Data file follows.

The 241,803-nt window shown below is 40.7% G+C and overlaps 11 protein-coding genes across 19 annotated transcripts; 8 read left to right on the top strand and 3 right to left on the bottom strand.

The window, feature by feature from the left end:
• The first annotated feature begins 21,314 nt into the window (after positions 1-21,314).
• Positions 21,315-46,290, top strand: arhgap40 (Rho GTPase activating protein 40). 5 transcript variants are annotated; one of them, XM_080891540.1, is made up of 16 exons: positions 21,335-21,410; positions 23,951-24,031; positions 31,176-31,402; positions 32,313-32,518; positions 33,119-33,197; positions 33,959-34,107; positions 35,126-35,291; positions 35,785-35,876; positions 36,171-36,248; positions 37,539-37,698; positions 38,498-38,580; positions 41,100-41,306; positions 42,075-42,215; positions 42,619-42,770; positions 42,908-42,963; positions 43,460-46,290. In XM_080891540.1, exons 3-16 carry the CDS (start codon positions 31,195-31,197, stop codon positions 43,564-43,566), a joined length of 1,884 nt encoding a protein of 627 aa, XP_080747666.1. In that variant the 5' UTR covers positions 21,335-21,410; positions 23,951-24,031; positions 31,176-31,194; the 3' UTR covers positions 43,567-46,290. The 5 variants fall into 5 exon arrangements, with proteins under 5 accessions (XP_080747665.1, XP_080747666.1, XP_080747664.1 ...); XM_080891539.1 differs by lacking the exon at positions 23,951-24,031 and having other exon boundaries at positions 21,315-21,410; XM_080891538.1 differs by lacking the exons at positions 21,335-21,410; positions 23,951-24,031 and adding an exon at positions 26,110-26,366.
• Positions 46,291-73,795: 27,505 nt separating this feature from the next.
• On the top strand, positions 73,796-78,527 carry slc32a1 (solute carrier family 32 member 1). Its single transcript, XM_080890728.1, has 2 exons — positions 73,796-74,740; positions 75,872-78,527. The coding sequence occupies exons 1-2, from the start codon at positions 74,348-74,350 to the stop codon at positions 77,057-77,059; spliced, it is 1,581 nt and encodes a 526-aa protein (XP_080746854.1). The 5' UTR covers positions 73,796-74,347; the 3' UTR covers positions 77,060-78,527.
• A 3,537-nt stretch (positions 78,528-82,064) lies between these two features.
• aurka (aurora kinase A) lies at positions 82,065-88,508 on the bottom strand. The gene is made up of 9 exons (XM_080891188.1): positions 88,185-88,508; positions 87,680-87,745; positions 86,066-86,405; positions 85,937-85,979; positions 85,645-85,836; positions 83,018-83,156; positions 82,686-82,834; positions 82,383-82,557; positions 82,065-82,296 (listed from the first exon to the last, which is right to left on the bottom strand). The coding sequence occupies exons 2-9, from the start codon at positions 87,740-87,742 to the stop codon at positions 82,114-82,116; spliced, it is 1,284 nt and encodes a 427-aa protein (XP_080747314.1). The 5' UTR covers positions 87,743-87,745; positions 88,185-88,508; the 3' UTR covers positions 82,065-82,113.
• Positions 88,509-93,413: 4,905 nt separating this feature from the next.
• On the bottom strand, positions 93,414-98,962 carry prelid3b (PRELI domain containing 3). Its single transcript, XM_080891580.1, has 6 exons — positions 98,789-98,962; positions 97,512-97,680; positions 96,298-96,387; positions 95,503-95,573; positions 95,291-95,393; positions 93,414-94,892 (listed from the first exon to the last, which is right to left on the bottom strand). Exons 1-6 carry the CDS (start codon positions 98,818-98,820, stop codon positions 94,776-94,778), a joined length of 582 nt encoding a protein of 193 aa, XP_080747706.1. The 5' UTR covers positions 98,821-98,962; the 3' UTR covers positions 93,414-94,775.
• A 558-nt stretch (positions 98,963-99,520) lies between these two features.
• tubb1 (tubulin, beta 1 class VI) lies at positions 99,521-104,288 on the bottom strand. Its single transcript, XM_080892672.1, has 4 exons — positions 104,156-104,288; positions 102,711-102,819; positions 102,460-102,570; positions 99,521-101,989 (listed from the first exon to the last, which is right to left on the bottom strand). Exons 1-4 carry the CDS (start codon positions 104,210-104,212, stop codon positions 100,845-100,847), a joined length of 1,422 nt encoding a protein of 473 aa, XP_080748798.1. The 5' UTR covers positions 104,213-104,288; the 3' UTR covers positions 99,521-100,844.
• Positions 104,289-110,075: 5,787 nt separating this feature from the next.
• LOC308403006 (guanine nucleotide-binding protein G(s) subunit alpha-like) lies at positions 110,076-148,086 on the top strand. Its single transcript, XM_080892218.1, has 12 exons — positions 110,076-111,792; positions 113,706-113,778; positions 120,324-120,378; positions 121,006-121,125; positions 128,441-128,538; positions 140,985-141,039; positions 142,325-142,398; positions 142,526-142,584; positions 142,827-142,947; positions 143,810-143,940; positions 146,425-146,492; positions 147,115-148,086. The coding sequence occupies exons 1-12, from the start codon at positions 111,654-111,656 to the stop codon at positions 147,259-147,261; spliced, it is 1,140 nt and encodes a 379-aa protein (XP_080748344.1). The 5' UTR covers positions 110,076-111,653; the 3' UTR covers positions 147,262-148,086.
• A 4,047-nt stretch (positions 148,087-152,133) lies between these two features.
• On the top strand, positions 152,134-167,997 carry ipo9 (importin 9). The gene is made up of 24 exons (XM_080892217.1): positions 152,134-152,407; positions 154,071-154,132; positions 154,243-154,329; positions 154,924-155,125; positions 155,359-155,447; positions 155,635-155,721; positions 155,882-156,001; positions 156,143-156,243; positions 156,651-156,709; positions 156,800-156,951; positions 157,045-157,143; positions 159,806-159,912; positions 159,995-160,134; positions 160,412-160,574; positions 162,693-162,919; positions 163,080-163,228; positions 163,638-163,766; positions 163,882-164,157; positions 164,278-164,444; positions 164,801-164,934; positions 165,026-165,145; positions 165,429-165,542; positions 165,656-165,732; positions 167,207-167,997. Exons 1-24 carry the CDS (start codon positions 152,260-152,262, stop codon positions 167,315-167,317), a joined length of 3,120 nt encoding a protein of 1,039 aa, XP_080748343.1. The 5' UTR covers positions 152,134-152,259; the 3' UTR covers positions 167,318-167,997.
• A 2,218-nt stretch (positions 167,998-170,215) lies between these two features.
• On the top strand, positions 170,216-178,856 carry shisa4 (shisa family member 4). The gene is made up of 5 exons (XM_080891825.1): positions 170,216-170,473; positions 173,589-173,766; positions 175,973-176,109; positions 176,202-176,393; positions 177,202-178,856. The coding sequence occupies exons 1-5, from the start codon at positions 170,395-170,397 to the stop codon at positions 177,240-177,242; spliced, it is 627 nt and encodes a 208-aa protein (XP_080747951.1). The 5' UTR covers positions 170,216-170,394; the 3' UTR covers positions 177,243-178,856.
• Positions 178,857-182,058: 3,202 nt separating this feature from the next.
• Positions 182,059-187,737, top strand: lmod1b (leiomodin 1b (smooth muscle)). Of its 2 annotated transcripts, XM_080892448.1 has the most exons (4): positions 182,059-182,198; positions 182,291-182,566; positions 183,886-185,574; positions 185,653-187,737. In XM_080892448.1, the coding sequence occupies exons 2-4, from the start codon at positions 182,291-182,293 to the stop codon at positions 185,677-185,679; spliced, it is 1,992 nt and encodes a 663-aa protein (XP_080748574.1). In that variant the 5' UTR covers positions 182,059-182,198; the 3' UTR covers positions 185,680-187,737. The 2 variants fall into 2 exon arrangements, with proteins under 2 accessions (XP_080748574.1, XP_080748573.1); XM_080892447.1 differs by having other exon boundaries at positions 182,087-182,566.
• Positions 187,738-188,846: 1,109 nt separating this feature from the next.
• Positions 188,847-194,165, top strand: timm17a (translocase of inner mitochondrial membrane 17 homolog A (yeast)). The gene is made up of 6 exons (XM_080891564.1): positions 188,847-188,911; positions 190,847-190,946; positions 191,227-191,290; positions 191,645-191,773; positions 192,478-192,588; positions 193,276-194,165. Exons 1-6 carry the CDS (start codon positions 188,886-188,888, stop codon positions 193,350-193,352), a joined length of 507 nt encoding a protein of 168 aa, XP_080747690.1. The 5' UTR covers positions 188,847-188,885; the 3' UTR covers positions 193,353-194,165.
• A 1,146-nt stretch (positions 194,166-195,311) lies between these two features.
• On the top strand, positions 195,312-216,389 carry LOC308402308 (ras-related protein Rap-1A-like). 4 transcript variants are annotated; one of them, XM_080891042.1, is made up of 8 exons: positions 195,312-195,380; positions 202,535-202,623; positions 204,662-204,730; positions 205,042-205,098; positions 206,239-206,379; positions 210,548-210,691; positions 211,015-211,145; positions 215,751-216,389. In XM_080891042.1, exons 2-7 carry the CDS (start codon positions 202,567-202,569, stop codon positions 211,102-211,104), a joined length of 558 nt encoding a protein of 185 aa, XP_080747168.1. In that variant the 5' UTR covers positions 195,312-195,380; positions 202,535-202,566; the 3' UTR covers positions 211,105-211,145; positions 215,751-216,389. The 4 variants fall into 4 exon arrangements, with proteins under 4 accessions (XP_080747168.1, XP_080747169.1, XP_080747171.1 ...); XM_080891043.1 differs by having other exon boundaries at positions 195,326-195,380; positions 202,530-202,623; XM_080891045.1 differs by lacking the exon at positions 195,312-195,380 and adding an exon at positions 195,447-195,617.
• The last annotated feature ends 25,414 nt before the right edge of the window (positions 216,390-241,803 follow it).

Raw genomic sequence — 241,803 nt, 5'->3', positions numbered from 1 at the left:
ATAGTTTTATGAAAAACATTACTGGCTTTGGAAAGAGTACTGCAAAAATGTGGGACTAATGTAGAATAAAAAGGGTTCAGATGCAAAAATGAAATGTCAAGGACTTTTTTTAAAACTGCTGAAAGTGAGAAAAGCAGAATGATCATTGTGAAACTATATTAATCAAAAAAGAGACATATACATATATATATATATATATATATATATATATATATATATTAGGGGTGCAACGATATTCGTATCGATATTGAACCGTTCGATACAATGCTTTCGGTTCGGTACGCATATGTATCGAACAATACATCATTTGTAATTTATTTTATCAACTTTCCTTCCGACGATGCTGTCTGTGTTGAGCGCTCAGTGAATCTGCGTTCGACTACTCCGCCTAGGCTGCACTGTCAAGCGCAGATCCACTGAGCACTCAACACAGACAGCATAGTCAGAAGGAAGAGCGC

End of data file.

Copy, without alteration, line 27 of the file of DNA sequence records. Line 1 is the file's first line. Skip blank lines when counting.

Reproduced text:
ATAGTTTTATGAAAAACATTACTGGCTTTGGAAAGAGTACTGCAAAAATGTGGGACTAATGTAGAATAAAAAGGGTTCAGATGCAAAAATGAAATGTCAAGGACTTTTTTTAAAACTGCTGAAAGTGAGAAAAGCAGAATGATCATTGTGAAACTATATTAATCAAAAAAGAGACATATACATATATATATATATATATATATATATATATATATATATTAGGGGTGCAACGATATTCGTATCGATATTGAACCGTTCGATACAATGCTTTCGGTTCGGTACGCATATGTATCGAACAATACATCATTTGTAATTTATTTTATCAACTTTCCTTCCGACGATGCTGTCTGTGTTGAGCGCTCAGTGAATCTGCGTTCGACTACTCCGCCTAGGCTGCACTGTCAAGCGCAGATCCACTGAGCACTCAACACAGACAGCATAGTCAGAAGGAAGAGCGC